MSU Journalism Students Graduate on Time
The Michigan State University Office of Planning and Budgets tracks for MSU the average number of years that students take to graduate ("time to degree") and follows student retention (called "persistence") and counts the time it takes a cohort to graduate ("rate of graduation") for the individual majors. The latest numbers for 2014 are reflected below for Journalism majors. We continue to improve on retention and graduation rates with each new entering class.
Persistence rate is the number of students who returned to MSU's Journalism major the next year.
MSU Journalism has a 96 percent persistence rate! The rate of first-time undergraduate students who entered the Journalism major in 2014 and returned in 2015 was 96 percent. This is an increase of 3 percent from the prior year, and another 3 percent for the year before that.
In addition, 100 percent of the transfer students who came to MSU to study Journalism in 2013 returned the next year and the next. This statistic has held for several years.
What this means:
Students enjoy their experience at Michigan State University and return to continue their program. However, some students may decide that personal circumstances cause them to sit out a year, or they choose to work full-time and defer their program to a later date (one year or perhaps longer) or they change their major.
Rate of Graduation
Michigan State University tracks the amount of time it takes Journalism majors to graduate. They measure according to fall semesters, which does not take into account the complete academic year. (Most students enter in the fall semester and graduate in the spring.)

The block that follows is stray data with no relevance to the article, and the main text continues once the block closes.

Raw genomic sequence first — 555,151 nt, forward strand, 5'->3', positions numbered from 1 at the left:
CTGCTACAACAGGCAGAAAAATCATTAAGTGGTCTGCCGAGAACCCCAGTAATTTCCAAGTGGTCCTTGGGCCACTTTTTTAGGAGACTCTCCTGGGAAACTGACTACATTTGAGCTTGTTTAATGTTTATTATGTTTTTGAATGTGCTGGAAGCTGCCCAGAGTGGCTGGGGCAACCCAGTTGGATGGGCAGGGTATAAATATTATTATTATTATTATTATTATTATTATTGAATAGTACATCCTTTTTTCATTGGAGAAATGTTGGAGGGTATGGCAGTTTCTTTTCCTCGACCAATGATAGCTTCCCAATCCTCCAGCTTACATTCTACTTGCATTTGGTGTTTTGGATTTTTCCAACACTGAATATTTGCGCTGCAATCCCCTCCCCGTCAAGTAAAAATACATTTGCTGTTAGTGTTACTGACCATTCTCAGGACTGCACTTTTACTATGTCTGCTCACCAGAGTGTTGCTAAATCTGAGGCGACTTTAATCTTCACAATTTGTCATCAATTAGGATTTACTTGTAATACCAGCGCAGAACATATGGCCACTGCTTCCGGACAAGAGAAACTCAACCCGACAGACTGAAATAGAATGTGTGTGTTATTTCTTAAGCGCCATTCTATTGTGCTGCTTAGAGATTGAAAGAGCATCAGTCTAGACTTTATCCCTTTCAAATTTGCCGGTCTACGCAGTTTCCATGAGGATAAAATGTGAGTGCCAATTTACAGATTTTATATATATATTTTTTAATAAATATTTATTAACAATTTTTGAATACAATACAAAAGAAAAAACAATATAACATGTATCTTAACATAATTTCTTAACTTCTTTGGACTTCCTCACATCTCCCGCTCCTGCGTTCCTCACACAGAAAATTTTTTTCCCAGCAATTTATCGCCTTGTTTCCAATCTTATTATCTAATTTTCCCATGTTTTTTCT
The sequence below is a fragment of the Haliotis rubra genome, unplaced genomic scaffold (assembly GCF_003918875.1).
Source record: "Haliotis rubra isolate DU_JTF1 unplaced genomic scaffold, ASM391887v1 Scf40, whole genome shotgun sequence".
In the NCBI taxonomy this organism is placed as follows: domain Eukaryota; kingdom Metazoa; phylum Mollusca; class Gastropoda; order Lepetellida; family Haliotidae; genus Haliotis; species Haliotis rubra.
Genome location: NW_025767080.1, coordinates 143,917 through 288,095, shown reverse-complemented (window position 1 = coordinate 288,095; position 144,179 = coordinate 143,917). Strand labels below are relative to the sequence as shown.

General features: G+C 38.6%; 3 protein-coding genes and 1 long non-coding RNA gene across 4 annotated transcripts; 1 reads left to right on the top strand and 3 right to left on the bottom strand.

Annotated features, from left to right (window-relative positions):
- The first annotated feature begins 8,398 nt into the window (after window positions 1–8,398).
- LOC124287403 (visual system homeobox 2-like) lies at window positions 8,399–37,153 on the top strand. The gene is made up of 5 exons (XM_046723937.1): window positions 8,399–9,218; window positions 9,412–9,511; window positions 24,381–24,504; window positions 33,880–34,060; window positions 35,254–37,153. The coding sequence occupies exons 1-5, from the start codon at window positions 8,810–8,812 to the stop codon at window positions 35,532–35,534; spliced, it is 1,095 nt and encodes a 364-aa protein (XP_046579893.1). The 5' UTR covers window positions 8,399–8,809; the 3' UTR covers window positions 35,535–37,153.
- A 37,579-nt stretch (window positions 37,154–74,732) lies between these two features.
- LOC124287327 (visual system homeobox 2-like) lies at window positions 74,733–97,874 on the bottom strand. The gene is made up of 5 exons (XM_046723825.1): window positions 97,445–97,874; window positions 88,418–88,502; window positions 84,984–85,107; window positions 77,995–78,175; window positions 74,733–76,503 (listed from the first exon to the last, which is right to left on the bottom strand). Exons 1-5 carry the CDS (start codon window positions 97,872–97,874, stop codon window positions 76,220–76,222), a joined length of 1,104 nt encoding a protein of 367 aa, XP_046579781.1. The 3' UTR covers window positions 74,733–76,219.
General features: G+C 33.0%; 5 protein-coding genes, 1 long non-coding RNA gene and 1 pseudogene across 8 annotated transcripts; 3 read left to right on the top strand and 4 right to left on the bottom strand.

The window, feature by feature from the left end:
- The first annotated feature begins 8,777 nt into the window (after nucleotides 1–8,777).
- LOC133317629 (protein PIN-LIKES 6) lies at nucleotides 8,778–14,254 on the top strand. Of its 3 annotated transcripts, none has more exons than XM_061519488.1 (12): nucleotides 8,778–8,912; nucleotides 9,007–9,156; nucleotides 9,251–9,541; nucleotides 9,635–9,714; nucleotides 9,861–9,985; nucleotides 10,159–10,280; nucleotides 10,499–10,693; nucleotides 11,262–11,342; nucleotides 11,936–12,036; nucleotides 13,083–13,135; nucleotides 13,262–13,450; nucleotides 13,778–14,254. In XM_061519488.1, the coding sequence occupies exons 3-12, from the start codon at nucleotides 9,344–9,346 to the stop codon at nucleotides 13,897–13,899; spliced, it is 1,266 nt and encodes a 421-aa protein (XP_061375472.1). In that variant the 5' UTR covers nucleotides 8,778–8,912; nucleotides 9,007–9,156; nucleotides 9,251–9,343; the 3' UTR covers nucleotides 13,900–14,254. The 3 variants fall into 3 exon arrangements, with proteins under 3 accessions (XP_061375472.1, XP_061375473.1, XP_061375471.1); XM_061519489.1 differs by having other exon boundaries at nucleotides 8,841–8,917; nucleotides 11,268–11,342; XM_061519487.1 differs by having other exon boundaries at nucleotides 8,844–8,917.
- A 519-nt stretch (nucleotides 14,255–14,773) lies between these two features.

Most of the students who entered in fall 2010 graduated in calendar year 2014 (80.8%), the most recent figures. Of those students who began in fall 2011, more than half graduated by fall 2014 (56.7%) and more finished out their fourth year in spring 2015.
What this means:
This means that most students graduated in 4 years or fewer years and others took longer. Some students graduate in fewer than 4 years because they take more than 15 credits a semester or take online courses in the summer (and school year) to progress in their program while being away from campus taking study abroad courses, interning at companies and doing other types of work.
Some students take a little longer to graduate because they may be away from campus, doing internships across multiple semesters or taking fewer courses each semester. Still others might transfer in from another major or another school and need to catch up on a few courses. These numbers also include those few students who left MSU for various reasons.
Most students who come to MSU to study Journalism are successful in graduating with a degree in Journalism.Share via these networks: